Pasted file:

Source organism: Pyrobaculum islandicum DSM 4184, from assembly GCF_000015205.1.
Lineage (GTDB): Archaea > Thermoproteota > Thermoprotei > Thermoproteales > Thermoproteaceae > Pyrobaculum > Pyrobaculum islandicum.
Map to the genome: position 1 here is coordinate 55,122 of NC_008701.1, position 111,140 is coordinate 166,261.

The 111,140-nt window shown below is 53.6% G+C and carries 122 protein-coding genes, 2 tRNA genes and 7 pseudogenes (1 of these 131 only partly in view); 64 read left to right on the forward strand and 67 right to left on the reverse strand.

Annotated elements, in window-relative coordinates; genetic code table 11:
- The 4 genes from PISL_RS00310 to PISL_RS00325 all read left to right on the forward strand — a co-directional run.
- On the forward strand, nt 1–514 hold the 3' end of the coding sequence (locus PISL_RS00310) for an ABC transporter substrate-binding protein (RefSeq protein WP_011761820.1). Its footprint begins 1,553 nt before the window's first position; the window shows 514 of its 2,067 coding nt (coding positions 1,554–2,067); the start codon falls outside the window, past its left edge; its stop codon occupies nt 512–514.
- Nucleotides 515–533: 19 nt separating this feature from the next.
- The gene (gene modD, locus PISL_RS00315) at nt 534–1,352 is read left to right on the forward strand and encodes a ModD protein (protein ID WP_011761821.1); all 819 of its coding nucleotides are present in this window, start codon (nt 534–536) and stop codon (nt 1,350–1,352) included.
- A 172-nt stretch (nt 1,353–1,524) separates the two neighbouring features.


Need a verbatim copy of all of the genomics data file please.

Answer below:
Source organism: Pyrobaculum islandicum DSM 4184, from assembly GCF_000015205.1.
Lineage (GTDB): Archaea > Thermoproteota > Thermoprotei > Thermoproteales > Thermoproteaceae > Pyrobaculum > Pyrobaculum islandicum.
Map to the genome: position 1 here is coordinate 55,122 of NC_008701.1, position 111,140 is coordinate 166,261.

The 111,140-nt window shown below is 53.6% G+C and carries 122 protein-coding genes, 2 tRNA genes and 7 pseudogenes (1 of these 131 only partly in view); 64 read left to right on the forward strand and 67 right to left on the reverse strand.

Annotated elements, in window-relative coordinates; genetic code table 11:
- The 4 genes from PISL_RS00310 to PISL_RS00325 all read left to right on the forward strand — a co-directional run.
- On the forward strand, nt 1–514 hold the 3' end of the coding sequence (locus PISL_RS00310) for an ABC transporter substrate-binding protein (RefSeq protein WP_011761820.1). Its footprint begins 1,553 nt before the window's first position; the window shows 514 of its 2,067 coding nt (coding positions 1,554–2,067); the start codon falls outside the window, past its left edge; its stop codon occupies nt 512–514.
- Nucleotides 515–533: 19 nt separating this feature from the next.
- The gene (gene modD, locus PISL_RS00315) at nt 534–1,352 is read left to right on the forward strand and encodes a ModD protein (protein ID WP_011761821.1); all 819 of its coding nucleotides are present in this window, start codon (nt 534–536) and stop codon (nt 1,350–1,352) included.
- A 172-nt stretch (nt 1,353–1,524) separates the two neighbouring features.